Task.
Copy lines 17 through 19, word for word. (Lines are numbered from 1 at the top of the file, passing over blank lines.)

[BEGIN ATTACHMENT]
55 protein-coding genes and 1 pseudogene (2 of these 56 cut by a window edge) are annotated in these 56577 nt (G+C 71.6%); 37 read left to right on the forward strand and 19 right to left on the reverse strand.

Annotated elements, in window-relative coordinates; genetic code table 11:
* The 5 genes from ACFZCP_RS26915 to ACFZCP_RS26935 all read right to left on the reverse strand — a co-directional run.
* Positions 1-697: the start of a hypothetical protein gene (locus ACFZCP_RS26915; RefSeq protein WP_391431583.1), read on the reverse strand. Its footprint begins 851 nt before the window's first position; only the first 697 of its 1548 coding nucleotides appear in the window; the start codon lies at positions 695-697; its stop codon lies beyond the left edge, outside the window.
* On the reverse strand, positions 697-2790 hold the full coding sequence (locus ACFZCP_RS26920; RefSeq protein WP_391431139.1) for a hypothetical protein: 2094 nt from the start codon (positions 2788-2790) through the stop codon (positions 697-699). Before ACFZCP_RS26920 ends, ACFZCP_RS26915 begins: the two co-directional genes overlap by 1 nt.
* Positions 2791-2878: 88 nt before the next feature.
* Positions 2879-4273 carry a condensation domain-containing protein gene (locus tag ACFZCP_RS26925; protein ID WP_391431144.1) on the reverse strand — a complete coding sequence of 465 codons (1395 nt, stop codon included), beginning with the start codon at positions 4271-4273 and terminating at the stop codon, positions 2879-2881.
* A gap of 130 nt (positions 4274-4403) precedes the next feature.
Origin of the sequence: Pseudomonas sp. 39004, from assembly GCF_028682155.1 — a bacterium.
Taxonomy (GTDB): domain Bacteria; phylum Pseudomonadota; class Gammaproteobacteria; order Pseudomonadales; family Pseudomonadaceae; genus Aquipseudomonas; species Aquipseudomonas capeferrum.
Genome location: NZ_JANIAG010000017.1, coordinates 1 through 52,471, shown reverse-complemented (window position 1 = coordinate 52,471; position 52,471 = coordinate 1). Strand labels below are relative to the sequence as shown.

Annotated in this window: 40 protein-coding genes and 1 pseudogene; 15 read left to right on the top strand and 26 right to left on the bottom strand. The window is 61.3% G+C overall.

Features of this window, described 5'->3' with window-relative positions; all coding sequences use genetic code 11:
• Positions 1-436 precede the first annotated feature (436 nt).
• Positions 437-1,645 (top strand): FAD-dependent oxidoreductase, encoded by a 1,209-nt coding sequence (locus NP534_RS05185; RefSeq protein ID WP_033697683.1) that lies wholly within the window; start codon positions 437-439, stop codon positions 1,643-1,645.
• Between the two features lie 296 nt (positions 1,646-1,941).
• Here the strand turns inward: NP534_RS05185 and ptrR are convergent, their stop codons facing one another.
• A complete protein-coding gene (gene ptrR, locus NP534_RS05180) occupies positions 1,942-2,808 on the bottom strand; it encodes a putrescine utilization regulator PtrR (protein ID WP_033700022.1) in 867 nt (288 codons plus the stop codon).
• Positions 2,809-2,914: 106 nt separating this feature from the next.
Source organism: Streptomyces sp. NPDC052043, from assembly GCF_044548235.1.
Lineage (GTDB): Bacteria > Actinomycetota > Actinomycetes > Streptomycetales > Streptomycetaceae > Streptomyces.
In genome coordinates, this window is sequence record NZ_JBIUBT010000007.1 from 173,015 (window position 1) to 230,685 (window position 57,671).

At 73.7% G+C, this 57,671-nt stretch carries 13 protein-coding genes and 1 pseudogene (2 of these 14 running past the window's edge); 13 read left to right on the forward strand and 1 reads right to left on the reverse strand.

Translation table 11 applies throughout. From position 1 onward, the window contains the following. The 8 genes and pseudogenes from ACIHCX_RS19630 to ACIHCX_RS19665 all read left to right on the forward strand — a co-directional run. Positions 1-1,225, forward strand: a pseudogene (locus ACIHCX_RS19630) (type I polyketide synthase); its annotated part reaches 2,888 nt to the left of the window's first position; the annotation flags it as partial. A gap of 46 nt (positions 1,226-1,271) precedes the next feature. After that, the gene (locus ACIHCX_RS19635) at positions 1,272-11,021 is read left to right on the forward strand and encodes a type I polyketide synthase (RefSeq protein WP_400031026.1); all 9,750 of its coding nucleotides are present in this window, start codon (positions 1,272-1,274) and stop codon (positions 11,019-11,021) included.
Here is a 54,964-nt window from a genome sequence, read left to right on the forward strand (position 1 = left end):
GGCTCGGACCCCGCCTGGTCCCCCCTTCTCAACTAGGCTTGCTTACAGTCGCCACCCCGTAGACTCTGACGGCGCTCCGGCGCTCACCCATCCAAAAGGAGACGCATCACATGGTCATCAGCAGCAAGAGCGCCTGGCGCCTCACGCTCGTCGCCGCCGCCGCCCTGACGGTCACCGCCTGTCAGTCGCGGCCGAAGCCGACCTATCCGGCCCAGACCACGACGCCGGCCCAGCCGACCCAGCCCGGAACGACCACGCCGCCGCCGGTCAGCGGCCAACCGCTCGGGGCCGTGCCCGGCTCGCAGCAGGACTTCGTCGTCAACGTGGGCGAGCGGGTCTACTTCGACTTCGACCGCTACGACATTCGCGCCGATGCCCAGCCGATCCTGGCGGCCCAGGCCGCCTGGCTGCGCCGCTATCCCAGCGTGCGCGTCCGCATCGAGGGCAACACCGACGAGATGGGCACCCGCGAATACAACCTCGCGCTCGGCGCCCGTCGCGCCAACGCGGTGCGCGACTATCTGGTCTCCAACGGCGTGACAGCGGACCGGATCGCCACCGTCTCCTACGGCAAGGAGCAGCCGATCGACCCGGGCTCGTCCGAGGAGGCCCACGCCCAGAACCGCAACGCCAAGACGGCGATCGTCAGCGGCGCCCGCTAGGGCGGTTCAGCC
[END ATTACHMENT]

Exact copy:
• Here the strand turns inward: NP534_RS05185 and ptrR are convergent, their stop codons facing one another.
• A complete protein-coding gene (gene ptrR, locus NP534_RS05180) occupies positions 1,942-2,808 on the bottom strand; it encodes a putrescine utilization regulator PtrR (protein ID WP_033700022.1) in 867 nt (288 codons plus the stop codon).
• Positions 2,809-2,914: 106 nt separating this feature from the next.